MOUNTAIN VIEW, CALIF. -The Handspring Visor, a much coveted but unobtainable product for most regional consumer electronics stores, may become available through distributor Ingram Micro as soon as late March.
The product, which now has an approximate 26 percent market share in handheld computers, according to PC Data, Reston, Va., has become the second most popular brand to Palm.
At least one Western retailer claimed that Ingram Micro said it will begin selling the Visor to retailers at that time. Handspring confirmed that it is “in talks with Ingram” but said it “could not comment on when this relationship might go live,” according to a spokeswoman. Similarly, an Ingram spokeswoman confirmed the discussions but said no agreement has been signed.
Until now, the Visor has been available only through select stores, including Amazon.com, Best Buy, Comp-USA, Staples, Target and Wal-Mart.
Distributors are also petitioning to sell Handspring. For example, D & H Distributing, Harrisburg, Pa., which sells the Visor only through education channels and also sells third-party add-on modules, said it is trying to distribute the Visor for retail.
D & H marketing VP Mark Greenwald said his company is “constantly talking to the Handspring people and showing them why we believe it’s in their interest to open it up to distribution. But they have a serious situation in that they can’t build enough fast enough to fill the channel.”
Greenwald, who believes Handspring could increase its market share 5-10 percent by opening up more retailers, said the add-on modules for the device are proliferating at a fast pace: “Every day we get calls from developers who have a new module for the Visor, and they are asking us to take it on. We’re adding one or two a week.”
Handspring product marketing director Greg Shirai said the company is planning to expand distribution “within the next six months.We’ve established ourselves in the basic consumer channel and see an opportunity to expand into more retailers, such as the office superstores and others, as well as distributors.”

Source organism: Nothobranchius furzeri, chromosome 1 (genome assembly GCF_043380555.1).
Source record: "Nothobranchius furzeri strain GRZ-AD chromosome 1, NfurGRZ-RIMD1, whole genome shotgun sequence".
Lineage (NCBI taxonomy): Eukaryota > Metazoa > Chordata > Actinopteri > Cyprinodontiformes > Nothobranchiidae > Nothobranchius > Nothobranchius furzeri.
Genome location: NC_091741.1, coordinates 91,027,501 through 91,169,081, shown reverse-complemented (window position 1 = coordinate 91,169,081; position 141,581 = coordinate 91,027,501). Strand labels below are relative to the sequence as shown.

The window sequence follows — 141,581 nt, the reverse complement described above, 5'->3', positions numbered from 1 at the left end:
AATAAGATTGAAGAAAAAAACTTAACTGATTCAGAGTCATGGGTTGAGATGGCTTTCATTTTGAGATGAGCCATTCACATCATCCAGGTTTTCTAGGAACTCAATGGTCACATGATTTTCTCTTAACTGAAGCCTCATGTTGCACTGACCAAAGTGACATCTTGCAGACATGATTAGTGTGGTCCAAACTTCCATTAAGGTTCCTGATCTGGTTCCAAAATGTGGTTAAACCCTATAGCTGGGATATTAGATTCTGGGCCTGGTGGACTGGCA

Commenting on the Handspring Visor, a buyer for a Midwestern regional chain said, “My guess is we’ll be up two-and-a-half times this year in handhelds. But if I could get Handspring, we would be up three times, and if I could get Handspring and Compaq, I’d be in great shape right now.”
Although it is available to regional stores, the Compaq iPaq, with its “sexy” design and bright display, has been in severe back-order since its introduction last year.
“I can’t get enough,” D & H’s Greenwald stated. “The iPaq is the sexiest piece out there. The color, the brightness of the screen is incredible. We could sell thousands of them. We get a couple of hundred at a time.”
The iPaq sells at a $459 suggested retail price.
At R.C. Willey, Salt Lake City, computer products buyer Tim Hess said, “The iPaq is very hot. I think it’s the Compaq name combined with the Win CE OS which is attractive to someone who needs a little more powerful handheld. It has Pocket Word and Excel, and much more memory and a very bright color screen.”
He added, “Handheld sales will probably quadruple for us. We weren’t pushing them a year ago because of the Internet pricing, but since Palm got a handle on their MAP pricing, we think it’s the next huge category for us.”
Retailers also said the Sony CLIE has been selling better since the manufacturer began offering a $50 rebate on the $349 unit in January.
And although it’s more widely available than last year, retailers said the Palm line-which has a 60 percent market share, according to PC Data-is still frequently hard to procure.
Noted Rob Standley, electronics merchandising manager for Vann’s, Missoula, Mont., “Most of the year, we’ve had more demand than we were able to secure product for the Palm. Right now we’re sitting well with inventory, but what happens is, you get some in, and then advertise them and they are gone.”